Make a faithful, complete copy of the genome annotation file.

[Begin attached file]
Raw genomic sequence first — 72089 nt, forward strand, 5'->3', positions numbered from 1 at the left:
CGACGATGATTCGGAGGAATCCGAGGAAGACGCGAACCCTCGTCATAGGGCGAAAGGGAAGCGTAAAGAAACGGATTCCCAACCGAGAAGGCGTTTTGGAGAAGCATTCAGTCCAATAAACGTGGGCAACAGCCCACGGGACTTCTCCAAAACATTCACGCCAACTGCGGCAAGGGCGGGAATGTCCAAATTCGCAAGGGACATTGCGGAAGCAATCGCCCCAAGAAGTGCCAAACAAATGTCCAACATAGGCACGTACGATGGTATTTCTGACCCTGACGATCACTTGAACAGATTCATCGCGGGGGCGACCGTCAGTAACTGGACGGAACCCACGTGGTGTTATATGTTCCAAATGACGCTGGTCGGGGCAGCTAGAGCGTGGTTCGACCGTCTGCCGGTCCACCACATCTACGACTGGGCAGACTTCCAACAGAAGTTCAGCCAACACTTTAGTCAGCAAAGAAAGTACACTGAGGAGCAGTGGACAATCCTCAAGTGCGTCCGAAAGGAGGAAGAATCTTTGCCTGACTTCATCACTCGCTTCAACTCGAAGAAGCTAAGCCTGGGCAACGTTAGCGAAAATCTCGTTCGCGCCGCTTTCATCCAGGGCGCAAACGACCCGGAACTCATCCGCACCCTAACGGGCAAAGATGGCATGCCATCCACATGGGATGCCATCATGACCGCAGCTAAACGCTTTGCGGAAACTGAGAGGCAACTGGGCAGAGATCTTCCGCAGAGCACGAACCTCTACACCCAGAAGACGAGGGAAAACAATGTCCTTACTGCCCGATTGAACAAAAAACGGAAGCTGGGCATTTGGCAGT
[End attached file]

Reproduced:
Raw genomic sequence first — 72089 nt, forward strand, 5'->3', positions numbered from 1 at the left:
CGACGATGATTCGGAGGAATCCGAGGAAGACGCGAACCCTCGTCATAGGGCGAAAGGGAAGCGTAAAGAAACGGATTCCCAACCGAGAAGGCGTTTTGGAGAAGCATTCAGTCCAATAAACGTGGGCAACAGCCCACGGGACTTCTCCAAAACATTCACGCCAACTGCGGCAAGGGCGGGAATGTCCAAATTCGCAAGGGACATTGCGGAAGCAATCGCCCCAAGAAGTGCCAAACAAATGTCCAACATAGGCACGTACGATGGTATTTCTGACCCTGACGATCACTTGAACAGATTCATCGCGGGGGCGACCGTCAGTAACTGGACGGAACCCACGTGGTGTTATATGTTCCAAATGACGCTGGTCGGGGCAGCTAGAGCGTGGTTCGACCGTCTGCCGGTCCACCACATCTACGACTGGGCAGACTTCCAACAGAAGTTCAGCCAACACTTTAGTCAGCAAAGAAAGTACACTGAGGAGCAGTGGACAATCCTCAAGTGCGTCCGAAAGGAGGAAGAATCTTTGCCTGACTTCATCACTCGCTTCAACTCGAAGAAGCTAAGCCTGGGCAACGTTAGCGAAAATCTCGTTCGCGCCGCTTTCATCCAGGGCGCAAACGACCCGGAACTCATCCGCACCCTAACGGGCAAAGATGGCATGCCATCCACATGGGATGCCATCATGACCGCAGCTAAACGCTTTGCGGAAACTGAGAGGCAACTGGGCAGAGATCTTCCGCAGAGCACGAACCTCTACACCCAGAAGACGAGGGAAAACAATGTCCTTACTGCCCGATTGAACAAAAAACGGAAGCTGGGCATTTGGCAGT